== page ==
Time has made her strong and wise. She hardly ever speaks about the past, although I often catch her marooned in one of her silences, alone with herself. Julian adores his mother. I watch them together, and I know they are linked by an invisible bond that I can barely begin to understand. It is enough for me to feel a part of their island and to know how fortunate I am. The bookshop provides us with enough to live modestly, but I can't imagine myself doing anything else. Our sales lessen year by year. I'm an optimist, and I tell myself that what goes up comes down and what comes down must, one day, go up again. Bea says that the art of reading is slowly dying, that it's an intimate ritual, that a book is a mirror that offers us only what we already carry inside us, that when we read, we do it with all our heart and mind, and great readers are becoming more scarce by the day. Every month we receive offers to turn our bookshop into a store selling televisions, girdles, or rope-soled shoes. They won't get us out of here unless it's feet first.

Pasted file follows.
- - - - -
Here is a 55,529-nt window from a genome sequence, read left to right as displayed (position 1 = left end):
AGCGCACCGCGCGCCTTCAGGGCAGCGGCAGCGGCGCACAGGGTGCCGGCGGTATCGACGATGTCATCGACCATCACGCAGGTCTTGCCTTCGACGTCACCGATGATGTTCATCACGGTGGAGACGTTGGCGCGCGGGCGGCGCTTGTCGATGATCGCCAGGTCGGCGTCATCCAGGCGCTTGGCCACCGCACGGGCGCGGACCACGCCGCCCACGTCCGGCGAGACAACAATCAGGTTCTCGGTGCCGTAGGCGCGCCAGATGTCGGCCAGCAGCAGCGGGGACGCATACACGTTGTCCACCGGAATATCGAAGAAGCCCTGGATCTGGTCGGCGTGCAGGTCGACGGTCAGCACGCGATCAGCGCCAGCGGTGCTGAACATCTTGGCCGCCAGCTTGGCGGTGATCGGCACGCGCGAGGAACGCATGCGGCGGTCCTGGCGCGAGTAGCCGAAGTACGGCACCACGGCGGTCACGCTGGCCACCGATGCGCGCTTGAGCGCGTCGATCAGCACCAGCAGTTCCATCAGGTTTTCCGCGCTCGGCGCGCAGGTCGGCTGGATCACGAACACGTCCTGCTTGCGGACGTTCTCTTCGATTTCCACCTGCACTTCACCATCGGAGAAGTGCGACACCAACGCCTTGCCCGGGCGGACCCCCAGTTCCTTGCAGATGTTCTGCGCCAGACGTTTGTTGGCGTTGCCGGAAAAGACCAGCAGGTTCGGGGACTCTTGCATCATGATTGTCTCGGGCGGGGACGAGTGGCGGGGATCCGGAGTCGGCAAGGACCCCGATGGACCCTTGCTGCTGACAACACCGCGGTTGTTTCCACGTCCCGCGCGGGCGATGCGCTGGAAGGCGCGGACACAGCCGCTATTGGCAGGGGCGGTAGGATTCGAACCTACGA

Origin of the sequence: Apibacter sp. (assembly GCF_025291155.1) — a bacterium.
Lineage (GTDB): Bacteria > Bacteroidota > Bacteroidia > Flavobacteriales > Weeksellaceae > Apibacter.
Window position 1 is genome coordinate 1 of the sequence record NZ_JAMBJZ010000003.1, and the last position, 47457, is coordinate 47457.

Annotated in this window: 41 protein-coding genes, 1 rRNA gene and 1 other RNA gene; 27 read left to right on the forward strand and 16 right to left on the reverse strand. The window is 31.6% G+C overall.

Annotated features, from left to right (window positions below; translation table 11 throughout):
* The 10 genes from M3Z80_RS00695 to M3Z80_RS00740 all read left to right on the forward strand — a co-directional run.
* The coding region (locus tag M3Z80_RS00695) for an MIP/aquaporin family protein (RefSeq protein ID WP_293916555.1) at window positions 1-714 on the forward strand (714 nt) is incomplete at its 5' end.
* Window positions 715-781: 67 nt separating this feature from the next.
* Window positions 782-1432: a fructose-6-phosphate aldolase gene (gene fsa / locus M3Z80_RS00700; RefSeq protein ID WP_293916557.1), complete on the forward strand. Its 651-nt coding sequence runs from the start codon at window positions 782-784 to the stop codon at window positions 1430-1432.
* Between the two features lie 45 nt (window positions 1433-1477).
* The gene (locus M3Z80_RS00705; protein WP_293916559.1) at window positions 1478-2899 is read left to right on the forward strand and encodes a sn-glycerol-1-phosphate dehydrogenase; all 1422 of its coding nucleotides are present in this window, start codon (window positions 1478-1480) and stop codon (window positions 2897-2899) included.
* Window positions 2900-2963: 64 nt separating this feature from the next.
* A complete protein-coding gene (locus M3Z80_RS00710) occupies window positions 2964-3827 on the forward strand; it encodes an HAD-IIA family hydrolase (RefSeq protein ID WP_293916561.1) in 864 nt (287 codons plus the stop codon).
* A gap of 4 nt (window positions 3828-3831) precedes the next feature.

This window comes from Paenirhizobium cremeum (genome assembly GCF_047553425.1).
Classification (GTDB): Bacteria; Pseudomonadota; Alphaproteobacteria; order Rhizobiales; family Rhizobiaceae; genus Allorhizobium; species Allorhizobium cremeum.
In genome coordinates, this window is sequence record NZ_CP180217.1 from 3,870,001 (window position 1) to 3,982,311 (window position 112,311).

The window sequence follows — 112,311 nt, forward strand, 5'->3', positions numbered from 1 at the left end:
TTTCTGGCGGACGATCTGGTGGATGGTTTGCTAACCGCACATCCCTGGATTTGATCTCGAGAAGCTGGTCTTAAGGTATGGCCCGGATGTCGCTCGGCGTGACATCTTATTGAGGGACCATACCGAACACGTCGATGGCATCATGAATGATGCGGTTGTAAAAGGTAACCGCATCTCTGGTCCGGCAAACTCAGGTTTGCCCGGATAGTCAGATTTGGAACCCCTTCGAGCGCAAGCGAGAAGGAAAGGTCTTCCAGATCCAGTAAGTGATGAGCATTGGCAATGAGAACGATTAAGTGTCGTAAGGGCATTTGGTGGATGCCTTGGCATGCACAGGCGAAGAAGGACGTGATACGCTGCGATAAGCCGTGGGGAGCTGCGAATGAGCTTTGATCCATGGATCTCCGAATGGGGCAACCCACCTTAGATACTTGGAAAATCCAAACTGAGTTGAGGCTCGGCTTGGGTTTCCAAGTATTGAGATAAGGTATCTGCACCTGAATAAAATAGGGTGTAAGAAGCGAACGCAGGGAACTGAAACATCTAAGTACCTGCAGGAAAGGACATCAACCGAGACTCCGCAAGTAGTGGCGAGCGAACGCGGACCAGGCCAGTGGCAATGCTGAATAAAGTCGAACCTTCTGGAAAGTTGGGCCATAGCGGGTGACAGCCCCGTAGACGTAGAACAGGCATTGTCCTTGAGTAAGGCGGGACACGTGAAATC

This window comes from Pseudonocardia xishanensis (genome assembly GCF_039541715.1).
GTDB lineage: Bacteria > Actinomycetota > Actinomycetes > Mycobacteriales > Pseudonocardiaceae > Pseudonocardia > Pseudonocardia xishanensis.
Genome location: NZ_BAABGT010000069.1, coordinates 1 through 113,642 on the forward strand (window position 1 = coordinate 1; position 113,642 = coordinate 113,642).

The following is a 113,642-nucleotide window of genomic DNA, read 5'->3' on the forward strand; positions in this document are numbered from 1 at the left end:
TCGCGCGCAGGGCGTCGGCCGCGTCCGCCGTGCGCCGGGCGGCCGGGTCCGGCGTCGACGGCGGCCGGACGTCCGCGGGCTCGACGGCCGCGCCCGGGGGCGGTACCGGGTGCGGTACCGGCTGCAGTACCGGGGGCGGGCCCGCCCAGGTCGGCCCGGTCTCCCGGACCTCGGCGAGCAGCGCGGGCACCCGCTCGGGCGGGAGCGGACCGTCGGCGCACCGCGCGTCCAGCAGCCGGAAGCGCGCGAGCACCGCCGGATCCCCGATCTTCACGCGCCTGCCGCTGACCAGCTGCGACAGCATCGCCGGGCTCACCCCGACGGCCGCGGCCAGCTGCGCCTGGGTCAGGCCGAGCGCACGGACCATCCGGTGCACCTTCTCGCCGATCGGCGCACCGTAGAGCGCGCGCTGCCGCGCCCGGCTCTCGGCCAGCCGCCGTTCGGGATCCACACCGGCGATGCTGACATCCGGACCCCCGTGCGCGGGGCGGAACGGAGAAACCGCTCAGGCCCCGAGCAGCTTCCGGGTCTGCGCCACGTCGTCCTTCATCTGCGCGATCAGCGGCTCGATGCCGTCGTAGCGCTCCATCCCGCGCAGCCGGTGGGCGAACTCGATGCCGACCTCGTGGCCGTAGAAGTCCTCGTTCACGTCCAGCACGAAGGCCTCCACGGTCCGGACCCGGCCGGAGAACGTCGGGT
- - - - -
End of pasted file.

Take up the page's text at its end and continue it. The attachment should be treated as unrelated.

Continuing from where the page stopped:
Fermin and Bernarda walked down the aisle in 1958, and they already have four children, all boys and all blessed with their father's nose and ears. Fermin and I see each other less than we used to, although sometimes we still repeat that walk to the breakwater at dawn, where we solve the world's problems. Fermin left his job at the bookshop years ago, and when Isaac Monfort died, he took over from him as the keeper of the Cemetery of Forgotten Books. Perhaps one day someone will find all the copies of Julian's books that Nuria hid there. Isaac is buried next to Nuria in Montjuic. I often visit them. There are always fresh flowers on Nuria's grave.
My old friend Tomas Aguilar went off to Germany, where he works as an engineer for a firm' making industrial machinery, inventing wonders I have never been able to understand. Sometimes we get letters from him, always addressed to Bea. He got married a couple of years ago and has a daughter we have never seen. Although he always sends me his regards, I know I lost him forever years ago. I sometimes think that life snatches away our childhood friends for no reason, but I don't always believe it.